The Supreme Court recently issued a decision addressing the issue of class arbitration. In Stolt-Nielson S.A. v. Animalfeeds International Corp., No. 08-1198 (April 27, 2010), an antitrust class action involving allegations of illegal price-fixing by international shipping companies, the Court held that an arbitration panel’s decision to force class arbitration was invalid because the arbitration agreement was silent about whether arbitration could proceed on a class basis.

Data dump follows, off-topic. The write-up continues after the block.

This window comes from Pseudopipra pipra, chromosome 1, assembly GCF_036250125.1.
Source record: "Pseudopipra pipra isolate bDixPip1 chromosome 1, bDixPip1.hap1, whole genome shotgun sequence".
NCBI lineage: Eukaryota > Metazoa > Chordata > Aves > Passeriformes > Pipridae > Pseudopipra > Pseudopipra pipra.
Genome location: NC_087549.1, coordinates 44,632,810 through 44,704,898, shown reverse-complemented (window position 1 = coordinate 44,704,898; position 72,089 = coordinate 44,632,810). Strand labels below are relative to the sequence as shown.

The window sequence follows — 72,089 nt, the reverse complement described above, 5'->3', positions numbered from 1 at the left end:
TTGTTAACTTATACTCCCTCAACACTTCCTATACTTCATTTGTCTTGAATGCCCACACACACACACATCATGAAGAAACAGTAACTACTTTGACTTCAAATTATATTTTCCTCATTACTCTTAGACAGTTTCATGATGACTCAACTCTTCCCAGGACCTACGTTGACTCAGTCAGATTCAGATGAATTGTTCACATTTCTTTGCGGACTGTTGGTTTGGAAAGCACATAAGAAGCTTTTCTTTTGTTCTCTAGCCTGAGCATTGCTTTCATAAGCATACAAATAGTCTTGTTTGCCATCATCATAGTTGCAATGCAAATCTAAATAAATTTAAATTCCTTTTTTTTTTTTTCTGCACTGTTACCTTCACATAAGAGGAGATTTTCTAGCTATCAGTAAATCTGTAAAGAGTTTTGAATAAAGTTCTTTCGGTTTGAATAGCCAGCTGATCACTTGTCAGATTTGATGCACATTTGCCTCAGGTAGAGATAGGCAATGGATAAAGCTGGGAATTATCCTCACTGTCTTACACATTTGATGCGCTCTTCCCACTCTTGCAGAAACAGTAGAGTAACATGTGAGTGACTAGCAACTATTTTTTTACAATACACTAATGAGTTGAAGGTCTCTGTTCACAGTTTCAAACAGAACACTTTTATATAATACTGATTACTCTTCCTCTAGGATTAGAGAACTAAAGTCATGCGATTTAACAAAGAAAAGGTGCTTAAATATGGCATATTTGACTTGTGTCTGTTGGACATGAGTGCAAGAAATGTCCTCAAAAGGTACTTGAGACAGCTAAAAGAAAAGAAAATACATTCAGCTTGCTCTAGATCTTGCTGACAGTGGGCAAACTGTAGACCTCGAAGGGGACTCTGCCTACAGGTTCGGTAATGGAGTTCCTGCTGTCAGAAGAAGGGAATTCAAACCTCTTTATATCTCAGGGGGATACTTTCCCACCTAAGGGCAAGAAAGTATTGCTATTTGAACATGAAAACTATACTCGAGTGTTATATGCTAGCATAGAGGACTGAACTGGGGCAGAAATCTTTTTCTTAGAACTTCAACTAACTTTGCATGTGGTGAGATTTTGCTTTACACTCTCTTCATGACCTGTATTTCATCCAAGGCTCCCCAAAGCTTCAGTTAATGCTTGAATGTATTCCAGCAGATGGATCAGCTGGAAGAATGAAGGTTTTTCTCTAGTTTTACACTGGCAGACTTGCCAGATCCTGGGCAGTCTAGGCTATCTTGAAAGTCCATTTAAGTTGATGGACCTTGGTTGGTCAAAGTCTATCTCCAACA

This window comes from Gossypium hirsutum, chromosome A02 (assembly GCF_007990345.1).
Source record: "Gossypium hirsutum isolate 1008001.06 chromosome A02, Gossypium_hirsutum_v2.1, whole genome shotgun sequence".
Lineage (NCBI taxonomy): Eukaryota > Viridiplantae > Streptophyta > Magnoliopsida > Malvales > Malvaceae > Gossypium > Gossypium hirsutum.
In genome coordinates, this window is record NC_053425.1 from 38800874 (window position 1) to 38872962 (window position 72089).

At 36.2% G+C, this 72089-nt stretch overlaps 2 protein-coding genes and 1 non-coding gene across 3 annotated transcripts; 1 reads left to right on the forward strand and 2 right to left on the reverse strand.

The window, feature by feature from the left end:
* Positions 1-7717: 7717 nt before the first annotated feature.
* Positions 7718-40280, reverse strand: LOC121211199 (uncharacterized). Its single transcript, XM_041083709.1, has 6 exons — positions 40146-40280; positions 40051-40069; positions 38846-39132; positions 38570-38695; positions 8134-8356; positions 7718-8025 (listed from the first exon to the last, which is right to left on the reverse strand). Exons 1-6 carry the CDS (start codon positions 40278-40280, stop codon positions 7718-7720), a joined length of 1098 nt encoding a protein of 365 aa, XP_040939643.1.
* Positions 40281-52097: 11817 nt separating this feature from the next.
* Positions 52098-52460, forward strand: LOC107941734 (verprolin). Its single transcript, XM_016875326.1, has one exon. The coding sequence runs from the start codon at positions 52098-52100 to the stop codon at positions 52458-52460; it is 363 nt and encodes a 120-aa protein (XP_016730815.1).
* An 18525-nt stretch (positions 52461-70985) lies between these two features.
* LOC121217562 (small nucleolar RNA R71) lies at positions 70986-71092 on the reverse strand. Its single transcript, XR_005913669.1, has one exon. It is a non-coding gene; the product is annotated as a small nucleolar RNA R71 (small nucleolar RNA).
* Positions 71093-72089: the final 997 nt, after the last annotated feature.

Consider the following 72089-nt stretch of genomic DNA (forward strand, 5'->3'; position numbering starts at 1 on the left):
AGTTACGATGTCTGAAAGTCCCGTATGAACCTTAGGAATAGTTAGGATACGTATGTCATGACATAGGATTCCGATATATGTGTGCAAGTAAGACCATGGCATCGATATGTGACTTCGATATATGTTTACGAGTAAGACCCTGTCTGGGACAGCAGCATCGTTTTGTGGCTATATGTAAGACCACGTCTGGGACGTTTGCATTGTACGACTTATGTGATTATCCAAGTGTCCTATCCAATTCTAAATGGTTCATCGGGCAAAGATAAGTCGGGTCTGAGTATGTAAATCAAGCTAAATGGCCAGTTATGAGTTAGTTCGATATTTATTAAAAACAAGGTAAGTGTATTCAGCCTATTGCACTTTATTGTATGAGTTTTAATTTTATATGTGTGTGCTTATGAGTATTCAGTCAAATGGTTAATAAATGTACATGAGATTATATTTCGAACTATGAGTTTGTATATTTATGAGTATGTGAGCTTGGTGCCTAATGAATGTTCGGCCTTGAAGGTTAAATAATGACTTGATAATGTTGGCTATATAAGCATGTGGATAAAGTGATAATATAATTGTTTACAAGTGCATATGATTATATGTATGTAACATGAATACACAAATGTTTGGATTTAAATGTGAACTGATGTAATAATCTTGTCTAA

Beyond its impact in cases involving class arbitration and the interpretation of arbitration clauses in domestic disputes, the decision partially closes the door on arbitration as a possible global forum for litigating class actions. The Second Circuit Court of Appeals had upheld the arbitration panel’s decision to compel class arbitration and certify a class of all purchasers worldwide of the defendants’ shipping services. The Supreme Court’s decision leaves open the possibility of global class arbitration based on an arbitration agreement that expressly permits class arbitration, but class arbitration cannot be compelled simply because the agreement is silent on the issue.